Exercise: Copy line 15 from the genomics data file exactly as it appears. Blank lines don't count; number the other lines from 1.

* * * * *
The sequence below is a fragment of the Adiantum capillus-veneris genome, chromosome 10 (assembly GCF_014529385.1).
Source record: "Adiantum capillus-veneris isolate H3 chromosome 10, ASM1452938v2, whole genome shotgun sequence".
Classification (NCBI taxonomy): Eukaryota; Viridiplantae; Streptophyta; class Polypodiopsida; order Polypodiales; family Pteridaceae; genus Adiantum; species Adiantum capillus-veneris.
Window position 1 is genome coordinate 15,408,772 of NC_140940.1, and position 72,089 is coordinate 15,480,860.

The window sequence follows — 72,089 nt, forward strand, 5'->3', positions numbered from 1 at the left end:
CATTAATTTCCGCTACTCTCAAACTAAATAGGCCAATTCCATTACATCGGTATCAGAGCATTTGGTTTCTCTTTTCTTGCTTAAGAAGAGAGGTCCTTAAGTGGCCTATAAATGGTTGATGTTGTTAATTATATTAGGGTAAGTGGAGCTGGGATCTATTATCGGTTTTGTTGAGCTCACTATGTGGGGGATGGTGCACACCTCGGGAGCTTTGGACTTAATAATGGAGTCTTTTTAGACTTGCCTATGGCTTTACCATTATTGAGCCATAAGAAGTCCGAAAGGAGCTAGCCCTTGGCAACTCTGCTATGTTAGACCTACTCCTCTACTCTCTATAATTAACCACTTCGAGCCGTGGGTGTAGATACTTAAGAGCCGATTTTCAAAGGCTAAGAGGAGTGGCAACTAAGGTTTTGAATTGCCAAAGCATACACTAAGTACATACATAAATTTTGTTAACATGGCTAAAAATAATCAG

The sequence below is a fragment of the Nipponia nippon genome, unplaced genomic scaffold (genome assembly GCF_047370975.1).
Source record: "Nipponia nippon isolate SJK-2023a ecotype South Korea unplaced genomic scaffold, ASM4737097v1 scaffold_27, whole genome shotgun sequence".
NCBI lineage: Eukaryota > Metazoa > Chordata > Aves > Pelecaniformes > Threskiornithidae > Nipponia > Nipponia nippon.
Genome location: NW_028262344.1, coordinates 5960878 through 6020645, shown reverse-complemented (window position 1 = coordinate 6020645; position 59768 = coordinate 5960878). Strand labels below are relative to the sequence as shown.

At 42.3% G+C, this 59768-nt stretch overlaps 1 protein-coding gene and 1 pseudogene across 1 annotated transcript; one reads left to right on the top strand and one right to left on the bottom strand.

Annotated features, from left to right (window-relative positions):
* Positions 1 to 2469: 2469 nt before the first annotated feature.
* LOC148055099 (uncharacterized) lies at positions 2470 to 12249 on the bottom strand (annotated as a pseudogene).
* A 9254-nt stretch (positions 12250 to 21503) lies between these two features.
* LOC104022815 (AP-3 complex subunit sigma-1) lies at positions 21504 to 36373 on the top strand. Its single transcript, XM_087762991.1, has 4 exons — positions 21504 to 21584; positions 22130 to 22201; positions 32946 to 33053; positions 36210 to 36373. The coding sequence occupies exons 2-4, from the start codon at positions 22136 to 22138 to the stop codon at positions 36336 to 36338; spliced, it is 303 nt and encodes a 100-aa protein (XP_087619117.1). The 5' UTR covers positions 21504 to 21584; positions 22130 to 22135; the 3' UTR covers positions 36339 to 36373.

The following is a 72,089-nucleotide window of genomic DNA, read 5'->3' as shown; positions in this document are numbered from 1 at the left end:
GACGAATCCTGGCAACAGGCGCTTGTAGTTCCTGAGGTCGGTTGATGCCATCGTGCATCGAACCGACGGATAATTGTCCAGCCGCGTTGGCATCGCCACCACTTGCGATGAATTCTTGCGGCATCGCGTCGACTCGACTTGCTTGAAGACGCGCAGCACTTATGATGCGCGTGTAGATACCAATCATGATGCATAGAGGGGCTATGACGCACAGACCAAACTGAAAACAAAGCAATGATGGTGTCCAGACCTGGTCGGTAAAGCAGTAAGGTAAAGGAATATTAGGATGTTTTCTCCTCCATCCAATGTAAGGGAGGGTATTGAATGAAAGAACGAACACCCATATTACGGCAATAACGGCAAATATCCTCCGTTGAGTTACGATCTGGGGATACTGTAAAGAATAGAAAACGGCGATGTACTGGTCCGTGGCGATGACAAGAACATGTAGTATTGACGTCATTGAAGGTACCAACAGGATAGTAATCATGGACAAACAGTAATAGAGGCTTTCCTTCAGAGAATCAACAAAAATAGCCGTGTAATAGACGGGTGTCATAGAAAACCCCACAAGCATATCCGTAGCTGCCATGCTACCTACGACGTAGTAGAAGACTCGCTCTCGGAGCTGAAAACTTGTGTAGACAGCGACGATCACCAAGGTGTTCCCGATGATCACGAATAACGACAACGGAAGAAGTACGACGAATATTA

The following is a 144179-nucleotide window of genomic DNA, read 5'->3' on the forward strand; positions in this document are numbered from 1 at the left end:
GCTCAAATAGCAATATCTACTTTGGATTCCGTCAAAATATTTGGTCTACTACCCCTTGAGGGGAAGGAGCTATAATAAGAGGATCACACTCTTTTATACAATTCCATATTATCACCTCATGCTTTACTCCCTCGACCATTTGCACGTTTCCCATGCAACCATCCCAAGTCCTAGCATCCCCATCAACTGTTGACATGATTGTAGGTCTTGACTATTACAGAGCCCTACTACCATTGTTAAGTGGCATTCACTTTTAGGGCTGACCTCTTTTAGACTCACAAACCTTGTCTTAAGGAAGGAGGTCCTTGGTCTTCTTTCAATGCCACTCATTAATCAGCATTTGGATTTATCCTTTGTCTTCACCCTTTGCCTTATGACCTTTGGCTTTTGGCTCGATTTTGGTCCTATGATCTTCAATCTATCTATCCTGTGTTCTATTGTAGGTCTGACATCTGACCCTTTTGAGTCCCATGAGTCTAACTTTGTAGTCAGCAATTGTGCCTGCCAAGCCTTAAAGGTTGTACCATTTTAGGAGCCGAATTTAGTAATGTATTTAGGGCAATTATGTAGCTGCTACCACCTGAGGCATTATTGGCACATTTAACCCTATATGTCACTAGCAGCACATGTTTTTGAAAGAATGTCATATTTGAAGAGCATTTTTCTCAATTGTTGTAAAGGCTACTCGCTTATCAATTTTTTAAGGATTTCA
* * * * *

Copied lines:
* A 9254-nt stretch (positions 12250 to 21503) lies between these two features.